Contradictions abound around insolvency exemption

Contradictions abound around insolvency exemption

Restructuring & Insolvency analysis: Frances Coulson of Moon Beever, and former president of R3, considers the recent confirmation that the insolvency litigation exemption will end in April 2015.

Original news: Jackson reforms and insolvency

The current exemption for insolvency proceedings will come to an end in April 2015. The confirmation for this arose out of a written question put to the Secretary of State for Justice, Shailesh Vara.

What is the current position in terms of lobbying the government on the exemption?

While the lobbying to retain the exemption from the Legal Aid, Sentencing and Punishment of Offenders Act 2012 (LASPO 2012) for insolvency litigation is currently hitting a brick wall, there is no reason to give up the fight. Shailesh Vara recently responded to a question from the Shadow Justice Minister, Andy Slaughter, to the effect that the exemption will end in April 2015. In response to several MPs letters, Mr Vara has responded that they will rely on their 'existing impact assessment'. They do not seem to realise that they simply have not had one. While impact assessments were indeed carried out, if the Ministry of Justice were to revisit them, they would see that, in fact, there was no mention of insolvency litigation at all. The impact assessments deal with general tort claims. There is a glaring omission in their impact assessments in relation to insolvency litigation and no follow up impact assessment on the intention to take positive steps to remove the current insolvency exemption. The only assessment of evidence as to the effects of loss of the carve-out come in the form of the Walton Report commissioned by R3 (see: R3 report on the impact of the Jackson Reforms on insolvency litigation from April 2015)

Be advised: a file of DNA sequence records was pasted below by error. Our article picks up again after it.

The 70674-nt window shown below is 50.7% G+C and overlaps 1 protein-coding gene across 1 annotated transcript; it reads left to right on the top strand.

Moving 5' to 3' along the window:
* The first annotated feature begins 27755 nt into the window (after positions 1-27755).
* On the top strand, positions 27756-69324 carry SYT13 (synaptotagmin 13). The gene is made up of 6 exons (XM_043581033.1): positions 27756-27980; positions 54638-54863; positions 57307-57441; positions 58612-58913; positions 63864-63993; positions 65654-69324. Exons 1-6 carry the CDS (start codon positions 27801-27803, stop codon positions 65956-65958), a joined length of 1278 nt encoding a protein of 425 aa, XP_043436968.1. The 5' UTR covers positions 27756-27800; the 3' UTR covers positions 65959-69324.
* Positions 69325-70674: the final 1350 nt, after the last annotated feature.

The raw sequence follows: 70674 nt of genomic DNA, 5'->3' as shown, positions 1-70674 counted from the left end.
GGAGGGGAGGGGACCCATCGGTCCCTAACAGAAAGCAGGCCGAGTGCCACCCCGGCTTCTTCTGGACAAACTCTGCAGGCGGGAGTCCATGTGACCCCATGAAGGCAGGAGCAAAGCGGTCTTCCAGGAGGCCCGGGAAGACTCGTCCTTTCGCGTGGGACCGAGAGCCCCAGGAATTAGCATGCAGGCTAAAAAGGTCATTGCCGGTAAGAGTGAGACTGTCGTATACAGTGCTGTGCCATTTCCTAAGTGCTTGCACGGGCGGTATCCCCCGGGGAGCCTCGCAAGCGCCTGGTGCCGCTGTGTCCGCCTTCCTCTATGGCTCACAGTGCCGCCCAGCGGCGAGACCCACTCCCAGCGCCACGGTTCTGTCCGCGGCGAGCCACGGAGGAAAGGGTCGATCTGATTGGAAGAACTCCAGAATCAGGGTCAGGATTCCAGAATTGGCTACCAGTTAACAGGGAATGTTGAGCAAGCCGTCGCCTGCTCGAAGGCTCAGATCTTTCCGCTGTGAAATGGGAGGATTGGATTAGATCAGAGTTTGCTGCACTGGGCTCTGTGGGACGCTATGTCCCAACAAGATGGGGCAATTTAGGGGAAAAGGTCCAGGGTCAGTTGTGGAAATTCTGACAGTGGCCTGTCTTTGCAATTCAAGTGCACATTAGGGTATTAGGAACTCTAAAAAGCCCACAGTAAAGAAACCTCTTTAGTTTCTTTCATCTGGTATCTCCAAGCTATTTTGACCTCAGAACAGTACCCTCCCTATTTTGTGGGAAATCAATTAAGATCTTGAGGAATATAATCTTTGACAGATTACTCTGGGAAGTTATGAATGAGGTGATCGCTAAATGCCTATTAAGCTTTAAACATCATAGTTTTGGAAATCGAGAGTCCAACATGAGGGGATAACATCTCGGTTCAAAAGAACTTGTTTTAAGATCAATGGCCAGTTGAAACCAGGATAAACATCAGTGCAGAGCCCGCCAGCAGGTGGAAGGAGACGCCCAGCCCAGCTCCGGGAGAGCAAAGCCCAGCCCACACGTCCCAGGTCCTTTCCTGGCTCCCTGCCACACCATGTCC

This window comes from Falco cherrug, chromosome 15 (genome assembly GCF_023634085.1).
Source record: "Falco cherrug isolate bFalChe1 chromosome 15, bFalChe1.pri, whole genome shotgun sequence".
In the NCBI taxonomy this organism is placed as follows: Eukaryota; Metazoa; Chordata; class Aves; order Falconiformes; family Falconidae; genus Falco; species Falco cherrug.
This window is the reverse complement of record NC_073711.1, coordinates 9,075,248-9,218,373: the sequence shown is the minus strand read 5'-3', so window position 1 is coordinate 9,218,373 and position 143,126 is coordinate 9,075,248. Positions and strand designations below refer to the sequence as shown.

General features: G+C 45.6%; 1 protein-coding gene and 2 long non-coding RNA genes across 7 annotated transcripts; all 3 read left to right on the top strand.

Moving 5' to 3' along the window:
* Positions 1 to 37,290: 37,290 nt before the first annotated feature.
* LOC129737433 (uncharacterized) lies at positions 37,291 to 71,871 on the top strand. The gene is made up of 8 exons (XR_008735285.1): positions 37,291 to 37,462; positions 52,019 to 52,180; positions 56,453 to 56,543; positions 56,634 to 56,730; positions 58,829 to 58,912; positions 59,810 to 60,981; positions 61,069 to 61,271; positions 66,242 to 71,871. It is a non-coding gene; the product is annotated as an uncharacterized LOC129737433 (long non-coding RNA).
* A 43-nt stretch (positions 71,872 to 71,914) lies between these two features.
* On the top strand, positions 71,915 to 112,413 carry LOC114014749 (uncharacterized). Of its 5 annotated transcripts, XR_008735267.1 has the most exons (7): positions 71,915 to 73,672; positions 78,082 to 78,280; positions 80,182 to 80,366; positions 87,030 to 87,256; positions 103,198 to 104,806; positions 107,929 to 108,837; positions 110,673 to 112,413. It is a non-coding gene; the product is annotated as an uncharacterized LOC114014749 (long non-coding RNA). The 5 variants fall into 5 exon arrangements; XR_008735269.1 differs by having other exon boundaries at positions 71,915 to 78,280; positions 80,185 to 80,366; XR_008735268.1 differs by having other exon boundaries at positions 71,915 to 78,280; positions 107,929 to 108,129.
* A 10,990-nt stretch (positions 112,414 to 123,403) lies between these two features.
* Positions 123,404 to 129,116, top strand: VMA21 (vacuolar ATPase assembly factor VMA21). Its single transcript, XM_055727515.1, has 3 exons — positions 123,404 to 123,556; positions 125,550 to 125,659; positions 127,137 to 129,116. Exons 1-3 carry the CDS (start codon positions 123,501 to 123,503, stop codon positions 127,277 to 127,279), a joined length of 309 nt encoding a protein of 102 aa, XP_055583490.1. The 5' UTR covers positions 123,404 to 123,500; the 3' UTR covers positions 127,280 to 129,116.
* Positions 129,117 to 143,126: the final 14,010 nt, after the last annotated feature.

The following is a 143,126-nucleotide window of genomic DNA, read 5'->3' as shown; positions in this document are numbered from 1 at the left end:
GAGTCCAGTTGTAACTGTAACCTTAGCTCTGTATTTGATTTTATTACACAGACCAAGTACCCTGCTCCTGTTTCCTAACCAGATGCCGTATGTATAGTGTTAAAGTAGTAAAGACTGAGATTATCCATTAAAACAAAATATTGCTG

How does this fit in with the broader reform programme?

From my perspective, the whole insolvency reform programme

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About the author:

Frances gained her LLB (Hons) at Kings’ College, London University in 1983. She then attended Chester College of Law to take what were then the Solicitors’ Final Examinations. She has been at Moon Beever since 1984 where she trained, qualifying in 1986, and a partner since 1988 becoming Managing Partner in 2000. She is also a founder partner of ShawnCoulson, an international association, of which Moon Beever is the London office. She is Head of Insolvency and Business Recovery at Moon Beever running a substantial team of insolvency specialists. She undertakes most areas of personal and corporate insolvency, specialising in contentious insolvency especially cases involving fraud, as well as provisional liquidations and injunctive work generally.

She is Chairman of the Appeal Committee at ACCA and a member of the Insolvency Law Evaluation Panel at the Insolvency Service, and CBI Insolvency Panel as well as a member of Insol, and the IBA and, veering towards the personal, of the NFU, and the Carlton Club.

Frances is a regular speaker in the UK and abroad on insolvency and practice management.

Frances was formerly Chairman of the SPG Committee of R3, the Insolvency trade body representing 97% of licensed insolvency practitioners. She is President of R3 for 2011-2012, and remains a member of its R3 Policy Group.

She is interested in all things equestrian as are her three daughters and her husband, and spends her free time (such as it is) with her family and other animals, riding and trying to improve her strokes at Real Tennis.